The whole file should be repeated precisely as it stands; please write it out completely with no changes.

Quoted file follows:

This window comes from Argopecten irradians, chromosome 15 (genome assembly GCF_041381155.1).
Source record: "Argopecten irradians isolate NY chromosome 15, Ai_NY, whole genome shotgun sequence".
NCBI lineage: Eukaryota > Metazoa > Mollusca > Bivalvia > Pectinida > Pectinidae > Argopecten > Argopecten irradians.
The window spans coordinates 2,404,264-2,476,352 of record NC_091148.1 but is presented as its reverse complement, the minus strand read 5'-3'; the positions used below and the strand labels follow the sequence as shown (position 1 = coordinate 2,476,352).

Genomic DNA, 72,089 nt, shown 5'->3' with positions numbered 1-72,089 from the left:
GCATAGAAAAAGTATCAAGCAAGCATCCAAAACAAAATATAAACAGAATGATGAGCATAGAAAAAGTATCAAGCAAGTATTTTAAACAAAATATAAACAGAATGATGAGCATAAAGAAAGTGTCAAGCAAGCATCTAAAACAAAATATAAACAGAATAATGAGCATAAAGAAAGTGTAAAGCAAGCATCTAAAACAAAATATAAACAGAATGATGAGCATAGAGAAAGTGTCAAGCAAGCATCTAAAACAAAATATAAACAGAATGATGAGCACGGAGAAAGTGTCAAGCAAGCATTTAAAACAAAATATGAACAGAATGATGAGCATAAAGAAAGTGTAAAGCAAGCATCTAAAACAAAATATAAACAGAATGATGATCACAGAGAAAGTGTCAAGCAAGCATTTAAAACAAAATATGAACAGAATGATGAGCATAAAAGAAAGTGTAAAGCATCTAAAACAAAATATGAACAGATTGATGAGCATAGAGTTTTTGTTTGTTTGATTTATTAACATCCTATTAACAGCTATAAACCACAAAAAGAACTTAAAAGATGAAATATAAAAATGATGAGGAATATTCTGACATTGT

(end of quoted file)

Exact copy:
This window comes from Argopecten irradians, chromosome 15 (genome assembly GCF_041381155.1).
Source record: "Argopecten irradians isolate NY chromosome 15, Ai_NY, whole genome shotgun sequence".
NCBI lineage: Eukaryota > Metazoa > Mollusca > Bivalvia > Pectinida > Pectinidae > Argopecten > Argopecten irradians.
The window spans coordinates 2,404,264-2,476,352 of record NC_091148.1 but is presented as its reverse complement, the minus strand read 5'-3'; the positions used below and the strand labels follow the sequence as shown (position 1 = coordinate 2,476,352).

Genomic DNA, 72,089 nt, shown 5'->3' with positions numbered 1-72,089 from the left:
GCATAGAAAAAGTATCAAGCAAGCATCCAAAACAAAATATAAACAGAATGATGAGCATAGAAAAAGTATCAAGCAAGTATTTTAAACAAAATATAAACAGAATGATGAGCATAAAGAAAGTGTCAAGCAAGCATCTAAAACAAAATATAAACAGAATAATGAGCATAAAGAAAGTGTAAAGCAAGCATCTAAAACAAAATATAAACAGAATGATGAGCATAGAGAAAGTGTCAAGCAAGCATCTAAAACAAAATATAAACAGAATGATGAGCACGGAGAAAGTGTCAAGCAAGCATTTAAAACAAAATATGAACAGAATGATGAGCATAAAGAAAGTGTAAAGCAAGCATCTAAAACAAAATATAAACAGAATGATGATCACAGAGAAAGTGTCAAGCAAGCATTTAAAACAAAATATGAACAGAATGATGAGCATAAAAGAAAGTGTAAAGCATCTAAAACAAAATATGAACAGATTGATGAGCATAGAGTTTTTGTTTGTTTGATTTATTAACATCCTATTAACAGCTATAAACCACAAAAAGAACTTAAAAGATGAAATATAAAAATGATGAGGAATATTCTGACATTGT